Secondly, I really liked the translation in this edition even though it switches the verse structure. Divina Commedia was originally in terza rima, which is a rhyming verse stanza form that consists of an interlocking three-line rhyme scheme. Dante was actually the first one to use it. The poem was also hendecasyllabic (lines of eleven syllables) which is a throwback to the structure of Ancient Greek and Latin poetry. However, this edition is in blank verse because that’s better suited to the English language. I’d love to read a translation that stuck to Dante’s original structure, especially as terza rima was fairly common in English Renaissance and English Romantic poetry, but this particular edition makes the poem feel more natural to a native English speaker.
Finally, I loved that it included maps, illustrations/diagrams, and a timeline. At the front of the book, before the actual poem but after the rather useful introduction, there’s a series of timelines, maps, and other illustrations. One of these is a diagram on Dante’s Hell, which explains the different sections and shows Satan at the centre of the Earth. There are corresponding diagrams for both Purgatory and Paradise later in the book. I loved these, and they’re probably in other editions too, but I’m a sucker for maps and illustrations in classic books.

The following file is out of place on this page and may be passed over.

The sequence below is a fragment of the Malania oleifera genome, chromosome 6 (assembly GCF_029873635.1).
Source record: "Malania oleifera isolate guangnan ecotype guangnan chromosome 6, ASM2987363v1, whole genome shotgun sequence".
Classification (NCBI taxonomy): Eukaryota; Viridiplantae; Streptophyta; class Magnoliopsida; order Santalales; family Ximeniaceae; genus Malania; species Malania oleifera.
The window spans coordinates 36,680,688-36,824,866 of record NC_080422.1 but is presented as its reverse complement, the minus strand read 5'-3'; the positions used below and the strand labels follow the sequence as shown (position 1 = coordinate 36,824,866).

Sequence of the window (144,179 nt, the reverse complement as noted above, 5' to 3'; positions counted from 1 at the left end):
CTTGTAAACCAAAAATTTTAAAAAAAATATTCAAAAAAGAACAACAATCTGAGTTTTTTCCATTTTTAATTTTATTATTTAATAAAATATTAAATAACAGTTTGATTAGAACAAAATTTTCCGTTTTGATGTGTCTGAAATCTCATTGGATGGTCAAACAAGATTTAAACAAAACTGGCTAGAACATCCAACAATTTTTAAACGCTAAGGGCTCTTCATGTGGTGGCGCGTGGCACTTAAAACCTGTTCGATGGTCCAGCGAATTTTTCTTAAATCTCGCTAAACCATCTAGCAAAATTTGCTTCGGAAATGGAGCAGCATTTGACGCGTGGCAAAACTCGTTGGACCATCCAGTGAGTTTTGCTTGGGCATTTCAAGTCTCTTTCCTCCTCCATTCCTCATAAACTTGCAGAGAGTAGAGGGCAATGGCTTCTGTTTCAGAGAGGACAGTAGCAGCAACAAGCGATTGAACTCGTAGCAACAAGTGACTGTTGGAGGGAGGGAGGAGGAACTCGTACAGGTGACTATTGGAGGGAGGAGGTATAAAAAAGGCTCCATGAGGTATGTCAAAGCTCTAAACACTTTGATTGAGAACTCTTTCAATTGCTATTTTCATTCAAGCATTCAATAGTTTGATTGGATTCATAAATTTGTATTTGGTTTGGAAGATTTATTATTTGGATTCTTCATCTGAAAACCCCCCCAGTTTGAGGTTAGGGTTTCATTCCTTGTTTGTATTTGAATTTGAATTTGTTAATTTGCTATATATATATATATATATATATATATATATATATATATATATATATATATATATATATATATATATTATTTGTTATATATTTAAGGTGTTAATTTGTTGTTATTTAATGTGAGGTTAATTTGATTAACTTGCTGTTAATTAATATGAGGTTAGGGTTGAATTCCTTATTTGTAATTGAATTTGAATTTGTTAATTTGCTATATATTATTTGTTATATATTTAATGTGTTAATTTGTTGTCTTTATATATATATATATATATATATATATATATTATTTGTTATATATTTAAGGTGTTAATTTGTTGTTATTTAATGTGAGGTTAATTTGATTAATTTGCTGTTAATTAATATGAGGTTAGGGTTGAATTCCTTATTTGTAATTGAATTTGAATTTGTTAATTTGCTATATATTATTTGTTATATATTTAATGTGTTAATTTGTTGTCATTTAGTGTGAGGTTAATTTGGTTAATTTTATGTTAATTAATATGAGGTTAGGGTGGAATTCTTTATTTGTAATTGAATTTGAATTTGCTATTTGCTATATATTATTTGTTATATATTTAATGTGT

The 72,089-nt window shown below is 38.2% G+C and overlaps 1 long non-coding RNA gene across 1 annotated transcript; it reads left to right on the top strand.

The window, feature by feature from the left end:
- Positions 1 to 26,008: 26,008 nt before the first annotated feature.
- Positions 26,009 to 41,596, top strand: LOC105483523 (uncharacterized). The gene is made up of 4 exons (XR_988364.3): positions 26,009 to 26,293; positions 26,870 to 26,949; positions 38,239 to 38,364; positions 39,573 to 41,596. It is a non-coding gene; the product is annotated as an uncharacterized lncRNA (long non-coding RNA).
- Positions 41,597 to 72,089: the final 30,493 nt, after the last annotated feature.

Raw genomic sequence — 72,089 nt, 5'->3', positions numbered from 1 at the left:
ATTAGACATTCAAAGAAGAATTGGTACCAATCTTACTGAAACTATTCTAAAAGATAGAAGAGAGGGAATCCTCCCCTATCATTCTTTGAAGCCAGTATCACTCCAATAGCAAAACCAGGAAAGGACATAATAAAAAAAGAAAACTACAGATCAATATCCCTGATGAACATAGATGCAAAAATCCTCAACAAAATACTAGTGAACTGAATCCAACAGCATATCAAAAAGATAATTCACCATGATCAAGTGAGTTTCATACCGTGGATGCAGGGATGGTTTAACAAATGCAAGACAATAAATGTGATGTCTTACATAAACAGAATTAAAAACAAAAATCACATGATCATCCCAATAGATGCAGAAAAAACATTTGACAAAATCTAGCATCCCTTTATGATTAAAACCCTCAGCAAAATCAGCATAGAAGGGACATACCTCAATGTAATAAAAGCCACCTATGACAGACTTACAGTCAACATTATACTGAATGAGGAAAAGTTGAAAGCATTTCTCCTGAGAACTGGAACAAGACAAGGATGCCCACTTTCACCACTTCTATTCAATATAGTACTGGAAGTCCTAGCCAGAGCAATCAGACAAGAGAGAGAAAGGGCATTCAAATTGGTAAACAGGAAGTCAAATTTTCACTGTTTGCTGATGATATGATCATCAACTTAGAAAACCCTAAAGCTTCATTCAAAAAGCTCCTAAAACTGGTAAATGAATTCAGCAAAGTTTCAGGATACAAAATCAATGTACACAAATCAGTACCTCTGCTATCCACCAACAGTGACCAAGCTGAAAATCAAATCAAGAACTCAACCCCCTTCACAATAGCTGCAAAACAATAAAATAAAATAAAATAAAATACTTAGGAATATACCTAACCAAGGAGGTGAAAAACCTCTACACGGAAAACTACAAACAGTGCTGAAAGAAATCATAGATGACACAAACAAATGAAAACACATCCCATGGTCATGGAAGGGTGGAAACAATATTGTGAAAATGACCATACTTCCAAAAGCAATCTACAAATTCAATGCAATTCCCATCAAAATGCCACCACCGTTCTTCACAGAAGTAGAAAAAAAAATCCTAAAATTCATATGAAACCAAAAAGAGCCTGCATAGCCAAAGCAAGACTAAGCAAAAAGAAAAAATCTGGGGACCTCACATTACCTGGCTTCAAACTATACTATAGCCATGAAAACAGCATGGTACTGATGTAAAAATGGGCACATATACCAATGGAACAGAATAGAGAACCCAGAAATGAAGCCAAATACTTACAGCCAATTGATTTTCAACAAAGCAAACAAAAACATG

If you haven’t read the Divine Comedy then I’d highly recommend it. It is rather intimidating in its size and subject matter but I really do think that it’s worth it. The entire poem is a masterpiece, a work of art that should be appreciated and admired. I’d definitely recommend this particular edition to those who want an English translation.
1. Title page of the first printed edition of Divina Commedia (Foligno: 1472) – Available in the BEIC digital library
2. Dante and Beatrice speak to Piccarda and Constance by Philipp Veit (1817-1827) – The Yorck Project ()
3. Allegorical Portrait of Dante by Anon. (late 16th century)
Read as part of the Classics Club Challenge. This post does not contain affiliate links.